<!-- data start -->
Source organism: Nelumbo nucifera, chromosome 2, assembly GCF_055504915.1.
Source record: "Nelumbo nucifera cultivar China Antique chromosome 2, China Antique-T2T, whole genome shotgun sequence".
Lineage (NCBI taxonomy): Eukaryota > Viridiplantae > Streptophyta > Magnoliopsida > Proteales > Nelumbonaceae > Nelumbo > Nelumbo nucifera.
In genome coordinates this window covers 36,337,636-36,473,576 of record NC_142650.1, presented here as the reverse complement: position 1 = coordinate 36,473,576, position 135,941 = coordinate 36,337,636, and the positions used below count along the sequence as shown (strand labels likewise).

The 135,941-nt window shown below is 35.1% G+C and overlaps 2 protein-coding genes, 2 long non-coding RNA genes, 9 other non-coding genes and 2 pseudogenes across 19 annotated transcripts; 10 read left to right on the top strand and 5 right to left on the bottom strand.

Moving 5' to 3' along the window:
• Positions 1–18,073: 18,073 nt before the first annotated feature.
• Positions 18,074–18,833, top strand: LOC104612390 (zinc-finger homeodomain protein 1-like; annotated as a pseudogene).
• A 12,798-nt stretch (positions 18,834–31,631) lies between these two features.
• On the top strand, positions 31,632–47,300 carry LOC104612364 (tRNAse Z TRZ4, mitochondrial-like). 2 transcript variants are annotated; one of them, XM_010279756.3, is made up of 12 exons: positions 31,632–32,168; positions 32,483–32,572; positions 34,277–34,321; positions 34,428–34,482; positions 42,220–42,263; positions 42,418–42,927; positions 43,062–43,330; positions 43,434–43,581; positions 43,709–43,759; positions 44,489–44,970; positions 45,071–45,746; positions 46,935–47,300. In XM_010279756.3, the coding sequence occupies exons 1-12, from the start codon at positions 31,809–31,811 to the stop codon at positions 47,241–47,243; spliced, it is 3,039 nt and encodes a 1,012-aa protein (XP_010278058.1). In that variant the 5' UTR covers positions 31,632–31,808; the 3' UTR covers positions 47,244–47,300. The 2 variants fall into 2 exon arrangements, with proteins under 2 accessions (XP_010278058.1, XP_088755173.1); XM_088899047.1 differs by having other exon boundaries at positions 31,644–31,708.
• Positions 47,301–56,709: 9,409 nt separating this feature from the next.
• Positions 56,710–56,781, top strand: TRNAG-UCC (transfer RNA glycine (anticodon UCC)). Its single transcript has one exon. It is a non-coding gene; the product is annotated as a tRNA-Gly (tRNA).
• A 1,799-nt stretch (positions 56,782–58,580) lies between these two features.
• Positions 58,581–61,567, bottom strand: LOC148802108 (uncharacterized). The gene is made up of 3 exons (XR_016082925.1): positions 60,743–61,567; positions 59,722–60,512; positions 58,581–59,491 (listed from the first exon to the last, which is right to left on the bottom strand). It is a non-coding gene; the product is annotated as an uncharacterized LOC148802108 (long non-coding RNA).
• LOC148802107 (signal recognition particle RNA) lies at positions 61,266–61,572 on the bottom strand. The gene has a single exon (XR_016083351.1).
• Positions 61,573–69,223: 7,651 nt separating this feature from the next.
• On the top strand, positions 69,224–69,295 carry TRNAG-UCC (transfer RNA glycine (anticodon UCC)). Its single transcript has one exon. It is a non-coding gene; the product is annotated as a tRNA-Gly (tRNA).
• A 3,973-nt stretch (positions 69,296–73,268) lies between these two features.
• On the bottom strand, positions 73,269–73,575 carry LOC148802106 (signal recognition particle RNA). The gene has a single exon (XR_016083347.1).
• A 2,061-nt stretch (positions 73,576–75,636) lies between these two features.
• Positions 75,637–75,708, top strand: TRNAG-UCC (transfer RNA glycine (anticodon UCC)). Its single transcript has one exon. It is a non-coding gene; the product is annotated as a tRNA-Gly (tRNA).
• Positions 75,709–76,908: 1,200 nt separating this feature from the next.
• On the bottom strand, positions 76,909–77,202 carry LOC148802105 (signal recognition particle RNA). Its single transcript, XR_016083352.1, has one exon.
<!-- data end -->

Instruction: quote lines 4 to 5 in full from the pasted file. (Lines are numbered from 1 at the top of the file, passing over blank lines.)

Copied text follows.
In genome coordinates this window covers 36,337,636-36,473,576 of record NC_142650.1, presented here as the reverse complement: position 1 = coordinate 36,473,576, position 135,941 = coordinate 36,337,636, and the positions used below count along the sequence as shown (strand labels likewise).

The 135,941-nt window shown below is 35.1% G+C and overlaps 2 protein-coding genes, 2 long non-coding RNA genes, 9 other non-coding genes and 2 pseudogenes across 19 annotated transcripts; 10 read left to right on the top strand and 5 right to left on the bottom strand.